Time interval meaning the time difference between any given two events.
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    (Original post by rory58824)
    There haven't been any January papers for a few years now. Same with all other subjects I think.
    Thats not the question I asked.......
    I know they stopped doing them after 2013
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    How deep does our understanding of relativity need to be for turning points?

    I had wrapped my head around the ladder and garage paradox earlier in the year but now im struggling with it!

    I recall it being to do with the fact that the front door events happened faster to the person on the ladder compared to the back door as the back door is behind and as its travelling at c it takes time to sort of catch up....also that what we oberve is what actually exists according to us 'the observer' as everything that impacts you from an image (force applied due to gravity or electrostatic force etc) travels at or slower than c....so if we see a distant star as still bright even though its long died it still actually exists to us as we feel the gravity/etc?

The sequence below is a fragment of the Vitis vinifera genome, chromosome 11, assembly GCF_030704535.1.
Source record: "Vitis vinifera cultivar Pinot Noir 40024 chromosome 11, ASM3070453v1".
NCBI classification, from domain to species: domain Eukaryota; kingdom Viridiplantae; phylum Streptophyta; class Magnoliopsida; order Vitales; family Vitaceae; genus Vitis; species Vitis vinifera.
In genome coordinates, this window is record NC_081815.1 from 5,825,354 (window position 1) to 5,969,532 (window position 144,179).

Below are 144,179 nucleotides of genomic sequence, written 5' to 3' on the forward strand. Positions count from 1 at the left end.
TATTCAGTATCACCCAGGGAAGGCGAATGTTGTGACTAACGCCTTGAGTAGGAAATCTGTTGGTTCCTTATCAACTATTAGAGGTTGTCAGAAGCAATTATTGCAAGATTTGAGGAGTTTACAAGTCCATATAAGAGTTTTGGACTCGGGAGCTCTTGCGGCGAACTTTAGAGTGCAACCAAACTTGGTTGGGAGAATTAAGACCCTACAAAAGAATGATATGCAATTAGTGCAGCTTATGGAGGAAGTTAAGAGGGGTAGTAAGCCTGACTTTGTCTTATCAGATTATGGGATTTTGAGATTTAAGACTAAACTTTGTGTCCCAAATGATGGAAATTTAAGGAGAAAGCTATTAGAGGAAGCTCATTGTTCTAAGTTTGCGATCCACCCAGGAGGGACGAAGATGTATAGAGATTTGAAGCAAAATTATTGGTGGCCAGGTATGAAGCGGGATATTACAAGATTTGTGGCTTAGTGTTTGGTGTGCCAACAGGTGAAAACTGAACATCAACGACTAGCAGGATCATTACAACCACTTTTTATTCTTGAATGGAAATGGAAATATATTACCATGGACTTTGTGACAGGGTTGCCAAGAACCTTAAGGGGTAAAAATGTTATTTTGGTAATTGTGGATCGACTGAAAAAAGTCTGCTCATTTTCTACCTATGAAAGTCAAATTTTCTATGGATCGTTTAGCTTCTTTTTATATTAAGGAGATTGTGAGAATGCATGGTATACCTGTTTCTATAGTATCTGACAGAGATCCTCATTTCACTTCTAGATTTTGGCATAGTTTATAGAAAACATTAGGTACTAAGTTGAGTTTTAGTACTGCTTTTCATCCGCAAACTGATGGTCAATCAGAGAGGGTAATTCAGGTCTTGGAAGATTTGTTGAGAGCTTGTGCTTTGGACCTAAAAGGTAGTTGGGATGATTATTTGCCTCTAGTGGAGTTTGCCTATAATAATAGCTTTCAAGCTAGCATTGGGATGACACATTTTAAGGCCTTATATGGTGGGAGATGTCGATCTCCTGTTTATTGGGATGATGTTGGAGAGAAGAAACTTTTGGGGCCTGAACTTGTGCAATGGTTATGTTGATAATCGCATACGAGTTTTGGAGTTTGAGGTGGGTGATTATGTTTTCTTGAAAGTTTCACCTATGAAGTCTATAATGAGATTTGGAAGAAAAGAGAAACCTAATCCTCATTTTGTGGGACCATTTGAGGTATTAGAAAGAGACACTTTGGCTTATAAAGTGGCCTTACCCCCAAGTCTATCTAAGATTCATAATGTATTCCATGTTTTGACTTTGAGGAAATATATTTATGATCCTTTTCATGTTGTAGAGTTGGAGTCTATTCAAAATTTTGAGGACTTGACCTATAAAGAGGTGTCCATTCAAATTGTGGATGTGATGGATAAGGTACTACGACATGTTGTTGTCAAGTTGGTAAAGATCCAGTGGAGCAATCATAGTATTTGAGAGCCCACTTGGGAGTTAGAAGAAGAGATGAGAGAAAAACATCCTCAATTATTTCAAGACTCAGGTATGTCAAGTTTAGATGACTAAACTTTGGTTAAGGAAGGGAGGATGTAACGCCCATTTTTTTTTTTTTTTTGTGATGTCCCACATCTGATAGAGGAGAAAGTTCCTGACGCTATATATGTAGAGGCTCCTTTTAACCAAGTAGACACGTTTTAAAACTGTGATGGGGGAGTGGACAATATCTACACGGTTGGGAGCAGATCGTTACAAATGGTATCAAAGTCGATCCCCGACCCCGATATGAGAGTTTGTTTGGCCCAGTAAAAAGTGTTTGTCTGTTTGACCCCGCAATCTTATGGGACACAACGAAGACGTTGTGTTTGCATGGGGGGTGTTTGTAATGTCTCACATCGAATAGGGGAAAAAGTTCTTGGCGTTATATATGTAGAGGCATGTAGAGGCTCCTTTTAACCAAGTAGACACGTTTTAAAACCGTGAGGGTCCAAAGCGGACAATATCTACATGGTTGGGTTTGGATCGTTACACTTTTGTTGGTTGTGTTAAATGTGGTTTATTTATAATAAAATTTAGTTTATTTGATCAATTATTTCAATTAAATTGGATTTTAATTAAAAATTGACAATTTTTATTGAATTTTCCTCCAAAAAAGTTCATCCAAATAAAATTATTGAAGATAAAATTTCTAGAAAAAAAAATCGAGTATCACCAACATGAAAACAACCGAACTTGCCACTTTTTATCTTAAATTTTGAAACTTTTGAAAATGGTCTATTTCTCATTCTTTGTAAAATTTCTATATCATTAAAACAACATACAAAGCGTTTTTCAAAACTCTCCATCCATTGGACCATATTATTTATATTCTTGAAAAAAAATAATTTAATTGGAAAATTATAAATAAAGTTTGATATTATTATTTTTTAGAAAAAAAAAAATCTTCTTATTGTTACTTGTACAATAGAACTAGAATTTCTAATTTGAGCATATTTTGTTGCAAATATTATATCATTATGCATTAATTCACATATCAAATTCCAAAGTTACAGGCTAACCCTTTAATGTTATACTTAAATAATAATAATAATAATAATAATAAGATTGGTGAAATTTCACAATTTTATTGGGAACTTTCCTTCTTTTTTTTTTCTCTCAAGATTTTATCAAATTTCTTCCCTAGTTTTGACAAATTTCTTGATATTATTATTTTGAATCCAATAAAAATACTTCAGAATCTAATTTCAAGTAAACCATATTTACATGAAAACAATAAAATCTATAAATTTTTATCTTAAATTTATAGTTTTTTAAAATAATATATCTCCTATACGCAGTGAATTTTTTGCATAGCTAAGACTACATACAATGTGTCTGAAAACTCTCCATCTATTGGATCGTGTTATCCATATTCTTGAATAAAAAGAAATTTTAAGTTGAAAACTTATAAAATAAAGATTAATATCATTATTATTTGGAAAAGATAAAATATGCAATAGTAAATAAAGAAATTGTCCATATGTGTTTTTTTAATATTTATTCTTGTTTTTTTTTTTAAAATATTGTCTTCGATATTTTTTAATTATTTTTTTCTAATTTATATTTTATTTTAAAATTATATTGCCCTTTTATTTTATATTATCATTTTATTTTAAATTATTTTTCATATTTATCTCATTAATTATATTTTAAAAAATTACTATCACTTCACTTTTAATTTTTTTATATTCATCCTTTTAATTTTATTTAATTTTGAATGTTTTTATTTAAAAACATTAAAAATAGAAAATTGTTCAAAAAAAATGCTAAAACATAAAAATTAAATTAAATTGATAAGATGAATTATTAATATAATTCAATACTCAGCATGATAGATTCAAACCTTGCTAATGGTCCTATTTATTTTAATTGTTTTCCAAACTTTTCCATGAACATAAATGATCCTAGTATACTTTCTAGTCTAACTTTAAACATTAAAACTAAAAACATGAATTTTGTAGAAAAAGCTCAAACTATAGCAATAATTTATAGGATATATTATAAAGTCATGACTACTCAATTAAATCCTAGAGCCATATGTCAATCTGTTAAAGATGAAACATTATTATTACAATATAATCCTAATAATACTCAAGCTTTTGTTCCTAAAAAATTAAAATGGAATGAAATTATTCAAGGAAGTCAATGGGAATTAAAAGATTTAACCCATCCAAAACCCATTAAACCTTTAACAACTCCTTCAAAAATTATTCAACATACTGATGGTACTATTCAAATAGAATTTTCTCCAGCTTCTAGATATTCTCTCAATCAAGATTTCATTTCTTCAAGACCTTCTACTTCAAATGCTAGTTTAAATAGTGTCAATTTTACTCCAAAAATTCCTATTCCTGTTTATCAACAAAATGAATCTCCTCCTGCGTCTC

I havent done many past papers so windering how in depth we need to understand it?
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    For anyone else doing Applied Option:

    How do you count squares under the graph quickly?
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    (Original post by marcusman97)
    M=50 and M= fo/fe, 50=fo/fe rearrange to fo = 50fe

    Total length of telescope= fo + fe
    fo + fe = 3.7

    sub in fo=50fe

    50fe + fe= 3.7 therefore 51fe=3.7
    Thankyou!!
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    (Original post by Haleema567)
    You make two equations: